After trekking nearly 1,000 miles across three countries, a group of around 150 asylum seekers who fled violence in Central America has arrived at the U.S. border to find the equivalent of a “not welcome” sign posted by the Trump administration.
Customs and Border Protection officials said the San Ysidro port of entry near San Diego had “reached capacity,” and that any “persons traveling without appropriate entry documentation” would be temporarily blocked from entering. The group arrived Sunday, and as of Thursday morning, according to reports from the border, a total of 88 people in the group had been allowed to enter. Eleven of them face criminal charges for entering the country illegally. The rest are still stuck sleeping on the ground in a tent city on the Tijuana side of the border.
Each member of the group faces a long, uphill battle to win the right to stay in the country. There’s alreadly a backlog of 311,000 pending asylum cases, according to U.S. Citizenship and Immigration Services (USCIS), and the average wait for a date in immigration court is more than 700 days. It can take four or more years for cases to be resolved. The Trump administration has taken steps it says are intended to speed up the process, but attorneys who represent asylum seekers say the measures have only exacerbated the situation and made it harder for people to win their claims.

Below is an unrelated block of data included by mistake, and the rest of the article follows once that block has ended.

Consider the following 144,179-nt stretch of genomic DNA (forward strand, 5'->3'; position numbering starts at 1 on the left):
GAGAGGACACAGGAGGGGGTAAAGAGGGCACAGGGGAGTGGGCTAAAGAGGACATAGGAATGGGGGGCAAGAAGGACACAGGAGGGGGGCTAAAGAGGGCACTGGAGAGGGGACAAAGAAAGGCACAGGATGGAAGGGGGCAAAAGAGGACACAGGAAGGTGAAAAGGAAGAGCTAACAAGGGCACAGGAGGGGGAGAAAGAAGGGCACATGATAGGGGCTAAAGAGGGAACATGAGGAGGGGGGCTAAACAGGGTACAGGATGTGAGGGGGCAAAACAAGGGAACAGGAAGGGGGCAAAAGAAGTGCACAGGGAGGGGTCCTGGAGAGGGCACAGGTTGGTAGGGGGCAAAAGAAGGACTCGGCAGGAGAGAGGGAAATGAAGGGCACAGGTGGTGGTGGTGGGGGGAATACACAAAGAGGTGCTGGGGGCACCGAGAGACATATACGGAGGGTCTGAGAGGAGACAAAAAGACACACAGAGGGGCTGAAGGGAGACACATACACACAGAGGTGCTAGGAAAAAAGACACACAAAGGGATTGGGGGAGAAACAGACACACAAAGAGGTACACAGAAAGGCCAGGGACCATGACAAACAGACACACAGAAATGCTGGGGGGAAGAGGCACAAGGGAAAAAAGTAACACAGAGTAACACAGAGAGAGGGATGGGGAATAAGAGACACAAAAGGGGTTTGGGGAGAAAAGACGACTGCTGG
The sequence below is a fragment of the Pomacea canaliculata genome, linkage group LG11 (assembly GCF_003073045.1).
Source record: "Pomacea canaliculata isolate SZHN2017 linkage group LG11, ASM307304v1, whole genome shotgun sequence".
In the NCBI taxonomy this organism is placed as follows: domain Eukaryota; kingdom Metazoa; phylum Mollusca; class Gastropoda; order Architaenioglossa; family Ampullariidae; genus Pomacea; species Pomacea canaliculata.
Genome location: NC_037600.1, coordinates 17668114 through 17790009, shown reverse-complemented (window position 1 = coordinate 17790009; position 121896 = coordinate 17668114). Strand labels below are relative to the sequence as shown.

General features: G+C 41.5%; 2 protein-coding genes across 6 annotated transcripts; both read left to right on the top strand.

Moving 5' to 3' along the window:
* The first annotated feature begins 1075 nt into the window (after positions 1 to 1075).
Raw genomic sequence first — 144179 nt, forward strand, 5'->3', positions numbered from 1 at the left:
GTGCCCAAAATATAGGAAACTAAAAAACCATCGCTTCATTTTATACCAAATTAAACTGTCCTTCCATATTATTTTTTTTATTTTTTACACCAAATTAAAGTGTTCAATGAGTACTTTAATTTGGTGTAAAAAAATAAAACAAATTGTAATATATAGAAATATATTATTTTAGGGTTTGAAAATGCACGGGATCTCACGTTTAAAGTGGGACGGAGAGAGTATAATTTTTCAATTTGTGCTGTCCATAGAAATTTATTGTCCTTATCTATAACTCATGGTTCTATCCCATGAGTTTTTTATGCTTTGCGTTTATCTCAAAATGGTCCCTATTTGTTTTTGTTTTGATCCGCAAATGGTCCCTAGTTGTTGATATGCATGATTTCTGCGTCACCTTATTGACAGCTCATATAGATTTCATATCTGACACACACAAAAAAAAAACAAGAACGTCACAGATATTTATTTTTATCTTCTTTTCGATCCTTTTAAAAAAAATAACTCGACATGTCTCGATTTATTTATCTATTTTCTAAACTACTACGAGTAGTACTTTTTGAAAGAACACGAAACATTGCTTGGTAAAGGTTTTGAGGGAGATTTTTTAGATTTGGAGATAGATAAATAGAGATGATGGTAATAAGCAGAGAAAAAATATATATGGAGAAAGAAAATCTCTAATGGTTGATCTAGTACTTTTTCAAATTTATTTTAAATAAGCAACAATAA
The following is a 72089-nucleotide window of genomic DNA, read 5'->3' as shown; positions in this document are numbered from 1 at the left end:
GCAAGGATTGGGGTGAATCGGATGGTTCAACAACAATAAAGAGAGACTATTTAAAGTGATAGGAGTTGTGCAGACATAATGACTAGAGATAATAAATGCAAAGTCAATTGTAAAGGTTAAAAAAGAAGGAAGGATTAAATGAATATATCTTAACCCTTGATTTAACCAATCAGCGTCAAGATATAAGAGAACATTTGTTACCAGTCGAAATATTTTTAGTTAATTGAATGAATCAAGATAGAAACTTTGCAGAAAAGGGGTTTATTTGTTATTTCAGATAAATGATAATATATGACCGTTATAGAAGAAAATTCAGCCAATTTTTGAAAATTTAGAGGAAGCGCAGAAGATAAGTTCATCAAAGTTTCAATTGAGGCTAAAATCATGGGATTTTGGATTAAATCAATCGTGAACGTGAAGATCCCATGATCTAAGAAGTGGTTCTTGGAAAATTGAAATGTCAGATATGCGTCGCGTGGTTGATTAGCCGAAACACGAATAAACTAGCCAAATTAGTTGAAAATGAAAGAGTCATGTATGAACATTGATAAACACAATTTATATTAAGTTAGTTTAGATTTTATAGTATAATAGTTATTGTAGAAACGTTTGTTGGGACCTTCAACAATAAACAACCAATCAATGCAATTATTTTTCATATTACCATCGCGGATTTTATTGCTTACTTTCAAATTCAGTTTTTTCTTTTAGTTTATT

Immigration court judges are making more asylum decisions under Trump — 30,179 cases in the 2017 fiscal year compared to 22,312 in Obama’s last year in office — but it’s getting more difficult to receive asylum. Judges rejected nearly 62 percent of the claims they heard last year, versus a denial rate of 44 percent five years ago, according to data compiled by Syracuse University. The rejection rate stands to increase even further under a policy change being considered by Attorney General Jeff Sessions, which could block asylum for victims of domestic abuse and gang violence.
A majority of the border caravan members are Hondurans, and while some have said they were forced to flee political unrest in the country, many are women and children who claim to be seeking refuge from domestic violence and gangs.
"A whole big wasted procedure"